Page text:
Daily Deals. Many of us receive the offers via email, online, social media, in the newspaper or on TV. The barrage of discounts on everything from window washing to massage can border on mind numbing even, annoying. As an aside: to manage this barrage of daily deals you might consider subscribing to a daily deal email aggregator like Yipit
But, what is the value of the daily deal to the small to medium size business owner/retailer? What are the marketing benefits/risks for getting involved with a daily deal? To fully understand daily deals lets first look at the predominant players in our local area.
The Local Daily Deal Players
To understand daily deals let’s look at the platforms available locally. In the Greensboro, Winston-Salem, High Point area we currently have LivingSocial, Groupon, Deal Chicken, News & Record’s Daily Deal, and Fox 8 Daily Deals.
I’ve arranged the daily deal players into two groups. Dedicated Daily Deal Operators and Extension Daily Deal Providers.
In the first category, dedicated daily deal operators, there is LivingSocial and Groupon. Both LivingSocial and Groupon are large national operations that are completely dedicated to daily deals. Daily deals are their entire business with a salesforce and support staff to go along with it.
The second category, extension daily deal providers, include Deal Chicken (locally sponsored by WFMY), News & Record’s Daily Deal, and Fox 8 Daily Deals. These daily deal providers are divisions, departments or personnel within existing media companies that have their own daily deal technology or, have strategic marketing agreements with partners that provide the technology to enable local media companies to sell daily deals.
Local Daily Deal Uses, Benefits & Risks
From my personal exposure to daily deals the entire focus is centered around new customer acquisition. A typical offer might be $15 for $30 worth of dining. The point being to bring new prospects to experience your product or services at a discount.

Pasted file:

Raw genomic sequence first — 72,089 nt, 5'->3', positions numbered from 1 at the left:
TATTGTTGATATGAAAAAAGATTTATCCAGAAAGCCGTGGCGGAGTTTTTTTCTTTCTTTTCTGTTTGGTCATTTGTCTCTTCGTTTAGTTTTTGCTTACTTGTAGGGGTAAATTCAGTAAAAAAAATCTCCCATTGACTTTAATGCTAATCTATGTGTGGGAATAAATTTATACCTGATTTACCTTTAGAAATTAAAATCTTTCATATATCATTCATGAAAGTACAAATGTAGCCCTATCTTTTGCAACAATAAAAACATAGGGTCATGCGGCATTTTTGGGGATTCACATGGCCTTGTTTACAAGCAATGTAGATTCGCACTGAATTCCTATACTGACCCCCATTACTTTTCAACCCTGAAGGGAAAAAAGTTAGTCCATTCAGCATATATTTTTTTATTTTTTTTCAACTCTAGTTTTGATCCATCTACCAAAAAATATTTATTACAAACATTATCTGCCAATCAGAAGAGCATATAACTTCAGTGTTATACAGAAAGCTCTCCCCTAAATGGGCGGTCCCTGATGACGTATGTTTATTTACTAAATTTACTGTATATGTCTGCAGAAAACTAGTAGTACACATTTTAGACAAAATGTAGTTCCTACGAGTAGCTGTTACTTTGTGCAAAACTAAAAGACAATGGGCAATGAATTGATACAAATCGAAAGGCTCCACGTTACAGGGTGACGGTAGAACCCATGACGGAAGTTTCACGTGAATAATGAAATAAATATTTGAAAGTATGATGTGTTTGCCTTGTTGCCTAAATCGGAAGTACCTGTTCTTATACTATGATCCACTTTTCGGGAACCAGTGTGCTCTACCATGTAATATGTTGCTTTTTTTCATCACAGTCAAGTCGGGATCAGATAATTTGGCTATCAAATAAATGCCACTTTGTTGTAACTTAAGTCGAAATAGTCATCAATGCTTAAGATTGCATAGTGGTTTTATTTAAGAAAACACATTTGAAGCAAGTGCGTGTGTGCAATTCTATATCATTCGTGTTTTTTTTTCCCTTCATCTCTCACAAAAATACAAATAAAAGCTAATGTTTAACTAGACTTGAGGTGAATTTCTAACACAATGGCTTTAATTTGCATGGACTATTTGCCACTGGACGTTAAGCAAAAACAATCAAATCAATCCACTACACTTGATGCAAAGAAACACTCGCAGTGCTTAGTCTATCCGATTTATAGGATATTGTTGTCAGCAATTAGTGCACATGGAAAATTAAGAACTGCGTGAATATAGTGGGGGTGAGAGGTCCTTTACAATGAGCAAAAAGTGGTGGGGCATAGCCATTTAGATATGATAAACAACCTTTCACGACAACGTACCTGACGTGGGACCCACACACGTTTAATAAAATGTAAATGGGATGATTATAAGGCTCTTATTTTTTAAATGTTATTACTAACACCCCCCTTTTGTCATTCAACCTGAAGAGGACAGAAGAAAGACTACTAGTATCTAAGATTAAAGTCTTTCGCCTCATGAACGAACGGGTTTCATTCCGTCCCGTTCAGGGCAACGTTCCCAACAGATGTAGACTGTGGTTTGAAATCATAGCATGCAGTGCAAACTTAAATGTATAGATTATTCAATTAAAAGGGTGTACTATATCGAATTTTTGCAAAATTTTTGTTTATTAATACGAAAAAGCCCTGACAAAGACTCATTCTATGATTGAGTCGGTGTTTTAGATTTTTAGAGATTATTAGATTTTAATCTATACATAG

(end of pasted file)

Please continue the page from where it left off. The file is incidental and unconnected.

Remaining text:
What are you getting for sharing profits in the offer with any of those daily deal providers?
- Exposure to their email list – which in the case of the dedicated providers could be quite large. Find out from your provider how large their email list and about any success of similar clients.
- A link to your website – this could significantly drive up traffic to your website for the time period of your deal. Do you have a special webpage, goals or actions set up on your website to capture information from these new leads/customers? Is your website hosting robust enough to handle the potential increase in traffic?
- Social Media exposure – Many daily deals incent social sharing to encourage subscribers to share the deals on various social media platforms (primarily Facebook & Twitter). This increases the reach of your deal and, if you are engaged on social media, it provides another avenue to connect and prospect.
What success or learning experiences have you had in setting up and offering a daily deal to the public? Let us know in the comments below.